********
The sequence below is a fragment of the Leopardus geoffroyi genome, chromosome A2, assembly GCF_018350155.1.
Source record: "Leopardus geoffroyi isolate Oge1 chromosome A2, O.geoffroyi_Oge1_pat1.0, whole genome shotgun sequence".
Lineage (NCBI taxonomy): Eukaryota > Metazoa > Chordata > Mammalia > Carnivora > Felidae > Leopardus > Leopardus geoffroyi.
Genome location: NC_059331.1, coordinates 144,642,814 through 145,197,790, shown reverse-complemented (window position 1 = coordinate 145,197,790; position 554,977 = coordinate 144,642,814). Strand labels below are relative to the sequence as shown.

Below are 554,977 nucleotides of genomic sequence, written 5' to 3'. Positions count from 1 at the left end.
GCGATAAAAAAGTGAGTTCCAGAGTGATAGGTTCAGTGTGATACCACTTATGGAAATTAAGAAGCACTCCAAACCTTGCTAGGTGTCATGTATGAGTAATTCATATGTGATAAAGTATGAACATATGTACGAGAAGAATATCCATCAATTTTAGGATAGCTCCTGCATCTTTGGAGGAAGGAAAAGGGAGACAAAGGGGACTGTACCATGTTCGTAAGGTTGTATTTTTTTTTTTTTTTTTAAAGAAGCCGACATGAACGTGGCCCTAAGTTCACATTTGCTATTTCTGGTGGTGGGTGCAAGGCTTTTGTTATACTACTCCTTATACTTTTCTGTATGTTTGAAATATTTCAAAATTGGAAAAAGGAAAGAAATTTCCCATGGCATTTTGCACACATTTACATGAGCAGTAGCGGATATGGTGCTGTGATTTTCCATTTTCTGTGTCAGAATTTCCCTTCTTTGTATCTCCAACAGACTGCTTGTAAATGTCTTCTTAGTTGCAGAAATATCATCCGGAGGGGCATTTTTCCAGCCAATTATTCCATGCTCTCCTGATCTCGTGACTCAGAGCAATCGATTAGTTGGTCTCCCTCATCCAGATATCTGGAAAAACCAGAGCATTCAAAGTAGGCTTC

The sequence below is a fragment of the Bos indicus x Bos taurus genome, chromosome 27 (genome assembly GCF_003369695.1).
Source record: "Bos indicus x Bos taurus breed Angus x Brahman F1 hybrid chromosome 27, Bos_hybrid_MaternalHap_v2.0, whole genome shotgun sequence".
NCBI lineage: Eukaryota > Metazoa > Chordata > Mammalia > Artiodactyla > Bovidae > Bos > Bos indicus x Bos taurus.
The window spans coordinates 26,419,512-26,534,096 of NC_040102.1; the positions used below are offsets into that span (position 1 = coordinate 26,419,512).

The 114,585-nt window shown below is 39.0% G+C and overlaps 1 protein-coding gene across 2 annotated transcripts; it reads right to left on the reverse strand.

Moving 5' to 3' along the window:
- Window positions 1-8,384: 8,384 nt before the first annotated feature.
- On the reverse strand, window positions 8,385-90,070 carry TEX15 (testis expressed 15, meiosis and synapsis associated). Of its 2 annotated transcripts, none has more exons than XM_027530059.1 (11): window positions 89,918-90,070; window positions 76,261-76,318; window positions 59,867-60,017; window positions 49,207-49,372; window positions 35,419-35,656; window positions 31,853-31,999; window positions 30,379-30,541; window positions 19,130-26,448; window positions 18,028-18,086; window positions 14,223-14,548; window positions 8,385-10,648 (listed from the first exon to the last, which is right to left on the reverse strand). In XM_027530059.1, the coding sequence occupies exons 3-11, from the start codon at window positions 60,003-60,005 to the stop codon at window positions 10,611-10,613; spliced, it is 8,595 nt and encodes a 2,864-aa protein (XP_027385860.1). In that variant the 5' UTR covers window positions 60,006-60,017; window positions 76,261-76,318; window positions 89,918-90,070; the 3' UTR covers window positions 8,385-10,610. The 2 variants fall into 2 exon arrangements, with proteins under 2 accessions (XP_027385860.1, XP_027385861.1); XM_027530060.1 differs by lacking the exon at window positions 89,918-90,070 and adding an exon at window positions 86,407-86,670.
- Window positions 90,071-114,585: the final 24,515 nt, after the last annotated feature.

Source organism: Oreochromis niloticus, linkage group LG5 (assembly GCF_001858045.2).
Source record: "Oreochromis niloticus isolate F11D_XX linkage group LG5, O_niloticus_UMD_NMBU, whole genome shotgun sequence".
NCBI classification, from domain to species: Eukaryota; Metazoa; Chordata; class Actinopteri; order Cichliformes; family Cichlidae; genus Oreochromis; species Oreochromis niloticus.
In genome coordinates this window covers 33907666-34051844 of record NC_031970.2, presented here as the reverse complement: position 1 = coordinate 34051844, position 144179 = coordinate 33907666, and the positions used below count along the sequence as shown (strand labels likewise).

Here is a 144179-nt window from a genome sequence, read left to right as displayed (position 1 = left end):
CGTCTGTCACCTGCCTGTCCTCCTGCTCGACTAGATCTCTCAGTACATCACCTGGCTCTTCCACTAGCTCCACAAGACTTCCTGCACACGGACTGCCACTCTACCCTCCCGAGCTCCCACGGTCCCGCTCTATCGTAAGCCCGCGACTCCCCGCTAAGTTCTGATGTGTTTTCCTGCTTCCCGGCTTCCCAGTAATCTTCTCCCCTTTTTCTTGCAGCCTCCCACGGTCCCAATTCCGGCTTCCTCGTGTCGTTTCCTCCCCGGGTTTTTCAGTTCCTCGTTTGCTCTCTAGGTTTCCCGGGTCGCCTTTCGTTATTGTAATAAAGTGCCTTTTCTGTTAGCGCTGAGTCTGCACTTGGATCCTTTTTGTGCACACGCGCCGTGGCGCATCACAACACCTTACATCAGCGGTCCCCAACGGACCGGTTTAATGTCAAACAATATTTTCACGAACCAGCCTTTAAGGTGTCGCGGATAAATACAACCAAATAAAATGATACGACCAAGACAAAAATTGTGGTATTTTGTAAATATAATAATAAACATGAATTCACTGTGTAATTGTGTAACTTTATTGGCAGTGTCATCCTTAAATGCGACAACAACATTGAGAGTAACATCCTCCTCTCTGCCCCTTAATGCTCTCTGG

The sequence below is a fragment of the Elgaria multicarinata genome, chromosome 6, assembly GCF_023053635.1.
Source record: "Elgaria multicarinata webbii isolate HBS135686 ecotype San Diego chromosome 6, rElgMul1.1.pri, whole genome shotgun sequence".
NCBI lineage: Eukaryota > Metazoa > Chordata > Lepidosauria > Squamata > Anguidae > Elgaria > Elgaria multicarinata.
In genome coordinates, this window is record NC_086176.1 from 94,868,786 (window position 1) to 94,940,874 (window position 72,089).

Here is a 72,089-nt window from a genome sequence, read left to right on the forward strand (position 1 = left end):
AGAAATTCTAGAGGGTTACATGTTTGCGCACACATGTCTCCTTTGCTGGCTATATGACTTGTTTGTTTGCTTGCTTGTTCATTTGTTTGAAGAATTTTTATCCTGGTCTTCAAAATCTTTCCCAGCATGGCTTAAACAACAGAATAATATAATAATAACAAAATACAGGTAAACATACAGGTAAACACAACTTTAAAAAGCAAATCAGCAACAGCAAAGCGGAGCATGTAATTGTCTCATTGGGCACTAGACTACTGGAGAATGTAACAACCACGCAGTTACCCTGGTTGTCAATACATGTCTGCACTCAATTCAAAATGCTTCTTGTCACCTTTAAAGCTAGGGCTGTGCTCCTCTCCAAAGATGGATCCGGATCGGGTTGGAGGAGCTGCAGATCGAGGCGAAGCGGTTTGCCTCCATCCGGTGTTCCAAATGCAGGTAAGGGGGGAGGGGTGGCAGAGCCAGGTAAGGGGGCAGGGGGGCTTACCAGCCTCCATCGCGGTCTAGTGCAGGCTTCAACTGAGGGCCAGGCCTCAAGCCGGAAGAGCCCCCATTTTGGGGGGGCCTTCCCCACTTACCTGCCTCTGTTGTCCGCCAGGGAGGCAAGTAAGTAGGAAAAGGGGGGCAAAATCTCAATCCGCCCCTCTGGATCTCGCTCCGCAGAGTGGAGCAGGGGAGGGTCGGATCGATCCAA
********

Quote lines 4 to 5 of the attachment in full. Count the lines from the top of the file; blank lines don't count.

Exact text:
Genome location: NC_059331.1, coordinates 144,642,814 through 145,197,790, shown reverse-complemented (window position 1 = coordinate 145,197,790; position 554,977 = coordinate 144,642,814). Strand labels below are relative to the sequence as shown.

Below are 554,977 nucleotides of genomic sequence, written 5' to 3'. Positions count from 1 at the left end.